Randolph County Sheriff’s Office needs deputies, K-9s, other resources

ASHEBORO, N.C. -- The Randolph County Sheriff's Office is facing a need for manpower and resources.

Sheriff Greg Seabolt says funding is keeping his team from giving people in the county the best protection possible.

There's a shortage in the county justice system.

"We're 41 positions short at the jail," Seabolt said. "We have one detention officer looking over 68 inmates, which is not a safe move at all."

He says it's those kind of rations that compromise safety.

But it's not just at the jail, the shortage extends to patrol units.

"We've got an 805-square-mile county," Seabolt said. "On any given day we may have eight officers covering that territory. That's a lot of distance to cover."

There's also the issue of increased calls.

"Since taking office in December, I think communications have seen an increase of 24-25 percent," he said.

He believes the department needs more help in the form of deputies, K-9s and other resources.

These changes, the sheriff says, are long overdue.

"We're short in every division. There's not been any added positions, significantly, to any division in years," he said.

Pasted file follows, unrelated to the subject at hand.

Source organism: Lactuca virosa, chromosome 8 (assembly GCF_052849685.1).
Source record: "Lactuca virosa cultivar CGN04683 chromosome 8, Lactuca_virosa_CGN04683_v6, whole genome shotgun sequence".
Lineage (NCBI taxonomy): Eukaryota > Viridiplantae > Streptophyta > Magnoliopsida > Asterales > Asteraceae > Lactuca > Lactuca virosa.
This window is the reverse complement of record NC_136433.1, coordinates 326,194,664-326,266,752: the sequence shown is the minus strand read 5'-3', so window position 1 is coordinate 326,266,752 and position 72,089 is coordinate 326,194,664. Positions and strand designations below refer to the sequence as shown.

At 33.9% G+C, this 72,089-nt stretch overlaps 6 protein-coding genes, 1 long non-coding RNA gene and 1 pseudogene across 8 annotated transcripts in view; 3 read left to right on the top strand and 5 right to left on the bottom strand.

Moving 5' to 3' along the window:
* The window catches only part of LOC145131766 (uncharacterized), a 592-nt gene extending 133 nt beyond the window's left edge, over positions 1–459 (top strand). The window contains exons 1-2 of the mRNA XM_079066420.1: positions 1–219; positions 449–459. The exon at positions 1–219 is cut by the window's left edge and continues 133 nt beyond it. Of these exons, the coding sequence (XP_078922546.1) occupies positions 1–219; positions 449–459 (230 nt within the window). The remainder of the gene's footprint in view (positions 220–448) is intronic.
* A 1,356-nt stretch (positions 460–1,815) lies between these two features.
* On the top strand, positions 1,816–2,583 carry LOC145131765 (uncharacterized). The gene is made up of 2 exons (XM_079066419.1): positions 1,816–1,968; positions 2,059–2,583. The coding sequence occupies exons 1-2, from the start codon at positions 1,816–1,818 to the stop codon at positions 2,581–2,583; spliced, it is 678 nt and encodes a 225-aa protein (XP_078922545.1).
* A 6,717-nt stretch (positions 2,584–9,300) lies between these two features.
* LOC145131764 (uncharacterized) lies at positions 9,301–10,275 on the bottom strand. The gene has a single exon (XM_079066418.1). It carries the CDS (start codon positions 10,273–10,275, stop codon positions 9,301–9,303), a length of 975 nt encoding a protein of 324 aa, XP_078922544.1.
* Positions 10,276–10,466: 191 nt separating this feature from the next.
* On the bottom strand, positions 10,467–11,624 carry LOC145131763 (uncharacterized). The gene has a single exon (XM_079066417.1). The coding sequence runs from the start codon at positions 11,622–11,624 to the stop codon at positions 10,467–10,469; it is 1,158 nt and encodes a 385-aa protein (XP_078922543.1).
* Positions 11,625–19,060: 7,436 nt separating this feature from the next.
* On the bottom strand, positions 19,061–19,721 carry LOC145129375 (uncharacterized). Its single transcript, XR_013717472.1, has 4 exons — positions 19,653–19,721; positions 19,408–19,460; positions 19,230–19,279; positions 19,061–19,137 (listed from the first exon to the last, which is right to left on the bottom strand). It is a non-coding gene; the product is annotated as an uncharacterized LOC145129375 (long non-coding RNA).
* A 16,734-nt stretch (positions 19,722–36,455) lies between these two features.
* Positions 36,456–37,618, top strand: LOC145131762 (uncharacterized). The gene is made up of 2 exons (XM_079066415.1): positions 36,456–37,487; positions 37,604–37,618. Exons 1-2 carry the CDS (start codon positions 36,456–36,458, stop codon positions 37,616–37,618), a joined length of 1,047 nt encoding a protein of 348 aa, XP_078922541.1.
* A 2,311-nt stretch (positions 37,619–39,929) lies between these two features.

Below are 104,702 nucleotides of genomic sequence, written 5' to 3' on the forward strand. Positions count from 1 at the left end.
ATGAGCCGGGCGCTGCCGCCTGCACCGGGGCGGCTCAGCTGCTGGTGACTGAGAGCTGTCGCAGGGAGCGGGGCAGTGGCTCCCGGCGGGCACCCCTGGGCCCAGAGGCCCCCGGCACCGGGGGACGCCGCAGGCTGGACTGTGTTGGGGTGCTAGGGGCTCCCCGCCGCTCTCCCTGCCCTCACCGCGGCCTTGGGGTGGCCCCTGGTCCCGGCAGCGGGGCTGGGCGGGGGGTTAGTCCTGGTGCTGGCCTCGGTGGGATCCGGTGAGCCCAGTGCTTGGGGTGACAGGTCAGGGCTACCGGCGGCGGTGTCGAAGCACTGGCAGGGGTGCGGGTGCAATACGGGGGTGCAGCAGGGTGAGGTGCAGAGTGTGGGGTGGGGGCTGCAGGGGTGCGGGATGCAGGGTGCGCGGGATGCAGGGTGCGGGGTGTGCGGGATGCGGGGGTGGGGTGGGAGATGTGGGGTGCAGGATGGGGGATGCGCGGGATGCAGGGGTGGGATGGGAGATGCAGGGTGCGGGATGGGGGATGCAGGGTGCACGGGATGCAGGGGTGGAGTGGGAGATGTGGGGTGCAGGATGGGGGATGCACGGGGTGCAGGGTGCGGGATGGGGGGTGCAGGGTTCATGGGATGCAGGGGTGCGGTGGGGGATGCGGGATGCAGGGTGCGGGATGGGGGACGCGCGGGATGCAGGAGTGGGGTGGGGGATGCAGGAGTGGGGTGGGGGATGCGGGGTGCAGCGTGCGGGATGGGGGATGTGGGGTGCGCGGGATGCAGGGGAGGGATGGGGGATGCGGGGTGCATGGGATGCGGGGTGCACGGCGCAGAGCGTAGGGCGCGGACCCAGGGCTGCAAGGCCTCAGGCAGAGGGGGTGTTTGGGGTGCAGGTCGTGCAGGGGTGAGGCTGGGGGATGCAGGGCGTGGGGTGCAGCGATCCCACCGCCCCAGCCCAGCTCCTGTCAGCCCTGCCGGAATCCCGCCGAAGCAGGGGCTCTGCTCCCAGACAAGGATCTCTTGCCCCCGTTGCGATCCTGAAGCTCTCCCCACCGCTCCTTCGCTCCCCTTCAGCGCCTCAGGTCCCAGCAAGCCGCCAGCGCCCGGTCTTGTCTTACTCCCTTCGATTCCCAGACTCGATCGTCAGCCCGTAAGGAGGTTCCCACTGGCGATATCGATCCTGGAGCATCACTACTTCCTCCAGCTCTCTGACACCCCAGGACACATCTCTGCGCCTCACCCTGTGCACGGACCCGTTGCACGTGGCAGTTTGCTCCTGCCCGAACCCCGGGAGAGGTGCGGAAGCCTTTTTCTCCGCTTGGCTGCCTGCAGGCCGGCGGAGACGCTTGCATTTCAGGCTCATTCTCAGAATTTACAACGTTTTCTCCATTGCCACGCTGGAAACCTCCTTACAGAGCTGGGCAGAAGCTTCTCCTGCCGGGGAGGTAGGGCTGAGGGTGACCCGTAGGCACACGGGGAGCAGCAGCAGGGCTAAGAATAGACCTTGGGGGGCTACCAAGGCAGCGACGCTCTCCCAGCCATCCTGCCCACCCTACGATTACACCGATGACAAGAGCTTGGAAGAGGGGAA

The list is lengthy, detailing the need for a bomb sniffing dog, a body scanner and another student resource officer for the school system.

There's nearly $3 million needed to get the department up to par.

"If the county commissioners say no, which I don't think they will, we're going to continue with doing what we do," Seabolt said.

The sheriff's office is already being proactive, and is in the process of setting up a 501(c)(3) to get tax deductible donations to help them get the equipment they need.

They may turn to the public for further assistance.

"We may seek volunteers to work at the front entrance of the detention center," he said. "We're going to find a way to do it, regardless."

They'll continue to protect and serve, but will remain hopeful they can do so without any more risks to the safety of the county's citizens.

"We'll have the resources that a lot of other sheriff's offices have across the state at our fingertips," he said. "And then we can go out and do the job we need to do in a more effective and proactive way."

It will be May or June before the commissioners decide whether or not the department will get some or all of the money.

The county manager's office told FOX8 that they have not yet reviewed the proposal.

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